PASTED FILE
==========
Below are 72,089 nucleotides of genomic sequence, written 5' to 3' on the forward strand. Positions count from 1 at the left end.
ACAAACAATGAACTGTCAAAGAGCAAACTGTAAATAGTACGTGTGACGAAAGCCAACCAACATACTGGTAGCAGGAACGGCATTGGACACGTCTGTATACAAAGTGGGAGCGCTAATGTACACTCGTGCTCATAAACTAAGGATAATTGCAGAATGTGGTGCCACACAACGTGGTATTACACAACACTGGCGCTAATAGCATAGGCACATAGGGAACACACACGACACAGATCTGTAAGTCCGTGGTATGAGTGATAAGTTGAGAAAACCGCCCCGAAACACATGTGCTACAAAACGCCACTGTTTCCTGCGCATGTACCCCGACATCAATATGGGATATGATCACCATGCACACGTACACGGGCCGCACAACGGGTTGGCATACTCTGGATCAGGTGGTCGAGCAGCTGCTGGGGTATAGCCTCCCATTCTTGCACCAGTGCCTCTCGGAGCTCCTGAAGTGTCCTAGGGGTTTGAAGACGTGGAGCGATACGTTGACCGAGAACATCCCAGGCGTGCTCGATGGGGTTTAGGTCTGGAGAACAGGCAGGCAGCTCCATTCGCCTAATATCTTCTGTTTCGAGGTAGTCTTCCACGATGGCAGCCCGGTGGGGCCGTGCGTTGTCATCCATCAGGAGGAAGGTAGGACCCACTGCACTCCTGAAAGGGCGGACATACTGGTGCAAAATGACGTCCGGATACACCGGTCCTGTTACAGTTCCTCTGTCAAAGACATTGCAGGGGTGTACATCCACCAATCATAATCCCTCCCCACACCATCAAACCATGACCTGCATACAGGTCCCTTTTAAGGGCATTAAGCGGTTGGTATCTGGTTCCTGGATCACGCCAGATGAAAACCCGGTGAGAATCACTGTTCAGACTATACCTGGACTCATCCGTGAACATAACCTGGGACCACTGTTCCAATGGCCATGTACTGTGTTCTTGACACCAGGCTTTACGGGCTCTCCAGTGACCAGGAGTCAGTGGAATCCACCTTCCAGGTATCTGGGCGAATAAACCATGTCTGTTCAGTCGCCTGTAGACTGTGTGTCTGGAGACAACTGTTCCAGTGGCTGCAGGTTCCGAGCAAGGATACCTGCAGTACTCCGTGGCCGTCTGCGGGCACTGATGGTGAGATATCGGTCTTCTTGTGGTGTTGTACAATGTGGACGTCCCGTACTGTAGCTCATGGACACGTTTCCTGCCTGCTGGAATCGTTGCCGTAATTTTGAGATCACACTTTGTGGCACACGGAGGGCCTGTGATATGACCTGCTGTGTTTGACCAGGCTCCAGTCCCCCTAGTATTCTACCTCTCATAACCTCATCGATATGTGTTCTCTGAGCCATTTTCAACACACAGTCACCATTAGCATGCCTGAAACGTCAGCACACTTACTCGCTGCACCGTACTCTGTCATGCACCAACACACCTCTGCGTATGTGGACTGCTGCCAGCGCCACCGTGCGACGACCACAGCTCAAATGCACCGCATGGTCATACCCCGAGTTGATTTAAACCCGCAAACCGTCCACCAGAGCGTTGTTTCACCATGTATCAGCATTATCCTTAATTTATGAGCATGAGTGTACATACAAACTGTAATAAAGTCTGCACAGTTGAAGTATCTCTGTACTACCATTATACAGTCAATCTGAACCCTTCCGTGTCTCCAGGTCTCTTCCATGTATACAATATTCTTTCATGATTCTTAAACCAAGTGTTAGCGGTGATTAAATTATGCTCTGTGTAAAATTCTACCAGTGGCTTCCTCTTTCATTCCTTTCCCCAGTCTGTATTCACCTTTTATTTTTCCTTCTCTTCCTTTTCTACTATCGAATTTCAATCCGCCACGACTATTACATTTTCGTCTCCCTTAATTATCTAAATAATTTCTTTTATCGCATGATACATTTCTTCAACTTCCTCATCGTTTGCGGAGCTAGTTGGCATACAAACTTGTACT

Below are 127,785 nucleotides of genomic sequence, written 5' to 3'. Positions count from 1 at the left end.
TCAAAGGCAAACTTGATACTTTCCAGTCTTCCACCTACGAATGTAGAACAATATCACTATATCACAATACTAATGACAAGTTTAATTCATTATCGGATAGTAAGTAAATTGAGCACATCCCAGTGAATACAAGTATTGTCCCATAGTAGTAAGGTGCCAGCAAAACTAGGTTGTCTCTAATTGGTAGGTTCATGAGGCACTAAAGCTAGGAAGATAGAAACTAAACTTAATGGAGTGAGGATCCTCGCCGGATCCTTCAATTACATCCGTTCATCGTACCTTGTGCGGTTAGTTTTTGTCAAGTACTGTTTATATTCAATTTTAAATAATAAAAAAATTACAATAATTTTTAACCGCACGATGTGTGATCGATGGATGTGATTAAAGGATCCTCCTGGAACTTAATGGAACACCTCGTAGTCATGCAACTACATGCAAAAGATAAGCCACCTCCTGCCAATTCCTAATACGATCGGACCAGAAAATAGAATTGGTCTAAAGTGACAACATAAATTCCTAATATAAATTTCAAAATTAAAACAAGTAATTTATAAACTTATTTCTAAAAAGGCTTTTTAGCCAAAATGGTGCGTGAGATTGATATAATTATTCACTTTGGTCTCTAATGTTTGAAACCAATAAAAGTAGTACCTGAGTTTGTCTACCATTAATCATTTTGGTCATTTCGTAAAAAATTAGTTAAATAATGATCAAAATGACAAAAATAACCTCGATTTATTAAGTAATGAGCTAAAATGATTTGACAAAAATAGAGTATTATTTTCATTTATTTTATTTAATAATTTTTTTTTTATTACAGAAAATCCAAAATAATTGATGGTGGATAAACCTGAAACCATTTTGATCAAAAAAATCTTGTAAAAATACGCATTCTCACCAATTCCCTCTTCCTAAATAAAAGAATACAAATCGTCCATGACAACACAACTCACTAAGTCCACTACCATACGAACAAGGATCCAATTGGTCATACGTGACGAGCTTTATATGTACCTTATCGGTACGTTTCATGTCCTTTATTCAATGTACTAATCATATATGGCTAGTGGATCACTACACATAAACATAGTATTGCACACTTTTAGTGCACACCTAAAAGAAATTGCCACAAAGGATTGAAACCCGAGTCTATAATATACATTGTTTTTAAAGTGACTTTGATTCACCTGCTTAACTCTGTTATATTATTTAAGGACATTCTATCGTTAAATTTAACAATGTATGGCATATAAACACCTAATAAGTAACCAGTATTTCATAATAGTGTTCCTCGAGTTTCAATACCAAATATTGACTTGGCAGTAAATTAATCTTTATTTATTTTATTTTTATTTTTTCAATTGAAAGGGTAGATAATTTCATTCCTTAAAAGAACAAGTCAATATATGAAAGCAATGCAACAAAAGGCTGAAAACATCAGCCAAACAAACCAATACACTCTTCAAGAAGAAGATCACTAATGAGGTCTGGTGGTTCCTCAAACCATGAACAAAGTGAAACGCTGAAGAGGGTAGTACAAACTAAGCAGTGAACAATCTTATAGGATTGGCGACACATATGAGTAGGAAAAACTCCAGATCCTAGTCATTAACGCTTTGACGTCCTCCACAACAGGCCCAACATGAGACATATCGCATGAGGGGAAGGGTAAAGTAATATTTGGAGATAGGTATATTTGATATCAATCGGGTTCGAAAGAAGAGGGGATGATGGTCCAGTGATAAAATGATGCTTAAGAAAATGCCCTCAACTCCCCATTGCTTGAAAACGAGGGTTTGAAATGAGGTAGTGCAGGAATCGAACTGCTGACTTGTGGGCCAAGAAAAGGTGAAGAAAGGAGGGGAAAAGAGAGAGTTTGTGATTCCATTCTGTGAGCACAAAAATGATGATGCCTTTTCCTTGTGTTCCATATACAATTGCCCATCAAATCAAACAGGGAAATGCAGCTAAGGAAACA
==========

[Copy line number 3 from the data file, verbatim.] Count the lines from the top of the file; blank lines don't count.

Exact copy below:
Below are 127,785 nucleotides of genomic sequence, written 5' to 3'. Positions count from 1 at the left end.